Unisexual Flower

Unisexual Flower

 

a flower having stamens but no pistils or having pistils but no stamens. A flower having only stamens is said to be staminate, or male. A flower having only pistils is said to be pistillate, or female. In many unisexual flowers, the nonfunctioning organs of the other sex are present in reduced form, thus attesting to the plant’s original bisexual nature. Such flowers are said to be functionally male or functionally female.

The distribution of unisexual flowers on plants varies.

References in periodicals archive ?
Deceitful pollination by anther-mimicking stigma had been known earlier only in cases of species with unisexual flowers.
Developmental analyses reveal early arrests of the spore-bearing parts of reproductive organs in unisexual flowers of cucumber (Cucumis sativus L.
americanus, has been described as having dioecious, unisexual flowers with either stamens or gynoecium aborting (Green 1958; Nesom 2012).
1990) and the occurrence of unisexual flowers in certain species almost restricted to Theligoneae and Anthospermae (Robbrecht, 1988).
The individual unisexual flowers lack a perianth, the pistillate flower consisting of 1 (rarely 2) pistil(s) subtended by a scale, and the staminate flower consisting of 1-3 stamens borne in a scale.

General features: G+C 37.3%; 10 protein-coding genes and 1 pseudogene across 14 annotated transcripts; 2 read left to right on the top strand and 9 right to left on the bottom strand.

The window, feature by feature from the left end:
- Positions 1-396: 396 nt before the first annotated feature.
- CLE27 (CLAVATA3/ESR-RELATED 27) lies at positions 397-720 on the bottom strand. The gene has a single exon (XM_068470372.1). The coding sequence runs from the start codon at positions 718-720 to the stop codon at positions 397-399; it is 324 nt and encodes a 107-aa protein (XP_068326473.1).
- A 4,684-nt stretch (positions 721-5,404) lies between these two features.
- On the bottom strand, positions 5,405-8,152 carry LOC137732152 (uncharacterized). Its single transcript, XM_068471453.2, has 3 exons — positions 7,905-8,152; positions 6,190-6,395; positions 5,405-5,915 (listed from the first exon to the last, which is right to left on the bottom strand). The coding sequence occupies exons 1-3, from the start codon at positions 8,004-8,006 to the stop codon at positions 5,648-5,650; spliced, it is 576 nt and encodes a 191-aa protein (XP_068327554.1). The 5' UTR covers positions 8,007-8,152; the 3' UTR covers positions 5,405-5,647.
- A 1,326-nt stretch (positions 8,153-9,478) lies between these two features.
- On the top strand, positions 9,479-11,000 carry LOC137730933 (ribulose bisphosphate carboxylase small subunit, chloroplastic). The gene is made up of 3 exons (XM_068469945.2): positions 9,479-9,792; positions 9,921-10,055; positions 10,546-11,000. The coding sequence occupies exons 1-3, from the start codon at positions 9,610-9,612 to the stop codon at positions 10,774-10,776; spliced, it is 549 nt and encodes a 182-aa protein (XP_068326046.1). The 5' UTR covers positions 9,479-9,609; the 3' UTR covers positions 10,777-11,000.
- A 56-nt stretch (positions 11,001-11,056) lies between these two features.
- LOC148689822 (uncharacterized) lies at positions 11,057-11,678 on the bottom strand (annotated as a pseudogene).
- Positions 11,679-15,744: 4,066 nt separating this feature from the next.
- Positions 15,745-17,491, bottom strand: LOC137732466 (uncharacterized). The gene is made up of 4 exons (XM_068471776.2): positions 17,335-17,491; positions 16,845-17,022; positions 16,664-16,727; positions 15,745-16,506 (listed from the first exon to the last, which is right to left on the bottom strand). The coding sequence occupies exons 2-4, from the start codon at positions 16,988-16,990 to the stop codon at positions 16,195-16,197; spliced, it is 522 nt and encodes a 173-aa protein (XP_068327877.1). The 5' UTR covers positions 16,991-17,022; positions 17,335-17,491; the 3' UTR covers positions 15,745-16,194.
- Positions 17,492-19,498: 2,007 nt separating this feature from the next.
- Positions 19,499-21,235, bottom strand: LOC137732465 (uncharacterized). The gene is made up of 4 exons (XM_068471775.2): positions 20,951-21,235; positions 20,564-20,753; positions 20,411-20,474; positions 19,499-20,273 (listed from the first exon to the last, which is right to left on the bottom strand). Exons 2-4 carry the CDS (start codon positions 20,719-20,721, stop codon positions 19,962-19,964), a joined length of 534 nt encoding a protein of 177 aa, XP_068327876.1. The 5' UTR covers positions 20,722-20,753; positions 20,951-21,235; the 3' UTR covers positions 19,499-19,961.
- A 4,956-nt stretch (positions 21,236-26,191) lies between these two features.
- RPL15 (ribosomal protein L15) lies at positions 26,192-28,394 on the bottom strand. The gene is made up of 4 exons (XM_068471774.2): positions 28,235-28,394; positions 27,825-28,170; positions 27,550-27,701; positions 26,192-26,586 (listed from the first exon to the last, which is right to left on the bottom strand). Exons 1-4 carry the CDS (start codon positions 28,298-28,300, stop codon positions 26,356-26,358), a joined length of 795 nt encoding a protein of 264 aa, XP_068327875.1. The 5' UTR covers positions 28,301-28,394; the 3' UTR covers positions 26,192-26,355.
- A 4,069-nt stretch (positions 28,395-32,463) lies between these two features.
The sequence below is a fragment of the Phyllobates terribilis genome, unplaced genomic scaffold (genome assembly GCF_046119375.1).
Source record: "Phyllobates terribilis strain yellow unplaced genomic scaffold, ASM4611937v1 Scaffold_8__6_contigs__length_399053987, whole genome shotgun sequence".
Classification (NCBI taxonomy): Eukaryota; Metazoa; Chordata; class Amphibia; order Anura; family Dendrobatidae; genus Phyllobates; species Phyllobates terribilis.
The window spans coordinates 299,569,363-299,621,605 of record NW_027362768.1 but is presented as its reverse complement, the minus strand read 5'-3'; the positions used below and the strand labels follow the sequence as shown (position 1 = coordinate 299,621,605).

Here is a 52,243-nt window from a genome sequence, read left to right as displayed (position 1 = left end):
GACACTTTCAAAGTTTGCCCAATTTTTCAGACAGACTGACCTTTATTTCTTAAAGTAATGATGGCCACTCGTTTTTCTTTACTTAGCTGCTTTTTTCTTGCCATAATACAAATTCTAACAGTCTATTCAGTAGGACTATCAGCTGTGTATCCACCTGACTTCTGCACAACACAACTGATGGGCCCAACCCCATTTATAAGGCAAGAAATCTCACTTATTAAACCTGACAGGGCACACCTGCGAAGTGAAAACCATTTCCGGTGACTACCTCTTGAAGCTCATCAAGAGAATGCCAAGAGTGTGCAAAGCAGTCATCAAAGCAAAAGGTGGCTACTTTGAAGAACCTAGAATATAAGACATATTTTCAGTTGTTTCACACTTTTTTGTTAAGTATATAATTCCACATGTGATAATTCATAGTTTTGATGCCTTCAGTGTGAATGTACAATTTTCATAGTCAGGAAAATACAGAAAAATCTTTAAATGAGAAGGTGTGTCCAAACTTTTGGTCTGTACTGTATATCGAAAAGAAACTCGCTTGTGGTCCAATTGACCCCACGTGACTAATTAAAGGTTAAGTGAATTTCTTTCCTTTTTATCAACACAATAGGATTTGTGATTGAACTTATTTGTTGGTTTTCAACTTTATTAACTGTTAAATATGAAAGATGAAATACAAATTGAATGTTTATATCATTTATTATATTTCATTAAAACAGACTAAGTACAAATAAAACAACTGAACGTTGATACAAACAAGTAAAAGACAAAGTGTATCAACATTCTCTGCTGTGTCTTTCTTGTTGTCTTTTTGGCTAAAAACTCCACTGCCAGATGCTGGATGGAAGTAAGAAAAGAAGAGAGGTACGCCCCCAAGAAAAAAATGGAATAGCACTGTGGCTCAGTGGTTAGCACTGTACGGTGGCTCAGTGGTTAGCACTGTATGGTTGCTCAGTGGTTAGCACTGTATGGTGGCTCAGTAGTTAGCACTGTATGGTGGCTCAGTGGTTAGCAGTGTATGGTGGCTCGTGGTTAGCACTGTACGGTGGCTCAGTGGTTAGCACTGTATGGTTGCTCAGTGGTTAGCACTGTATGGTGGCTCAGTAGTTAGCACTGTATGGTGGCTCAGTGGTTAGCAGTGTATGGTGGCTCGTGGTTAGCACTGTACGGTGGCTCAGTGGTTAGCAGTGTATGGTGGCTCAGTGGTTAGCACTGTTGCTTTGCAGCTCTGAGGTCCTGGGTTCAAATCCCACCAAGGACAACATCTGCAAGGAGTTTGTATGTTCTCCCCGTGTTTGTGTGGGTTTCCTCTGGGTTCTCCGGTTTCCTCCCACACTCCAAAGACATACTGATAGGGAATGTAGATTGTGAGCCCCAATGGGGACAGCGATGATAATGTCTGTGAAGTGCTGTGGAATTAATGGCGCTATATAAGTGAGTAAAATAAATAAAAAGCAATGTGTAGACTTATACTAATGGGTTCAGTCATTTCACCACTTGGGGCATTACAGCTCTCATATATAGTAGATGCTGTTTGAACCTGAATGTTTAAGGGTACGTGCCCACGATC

Historically, the designation "male" and "female" parts have often been applied to the stamens and carpels, respectively, and thus with unisexual flowers one might see reference to the male or female flower.
Different flower sexes and breeding systems have been reported for Bromeliaceae (Table 1) ranging from bisexual flowers to unisexual flowers and from xenogamy to cleistogmy.
Organ initiation and the development of unisexual flowers in the tassel and ear of Zea mays.
Monoecious A plant having unisexual flowers (staminate and pistillate) on the same plant.
Differential floral rewards and pollination by deceit in unisexual flowers.
Deviations from this common pattern include spatial segregation of the sexes into different unisexual flowers on the same plant (monoecy), unisexual flowers on different plants (dioecy), or intermediate combinations including gynodioecy, where female and hermaphroditic plants occur in populations.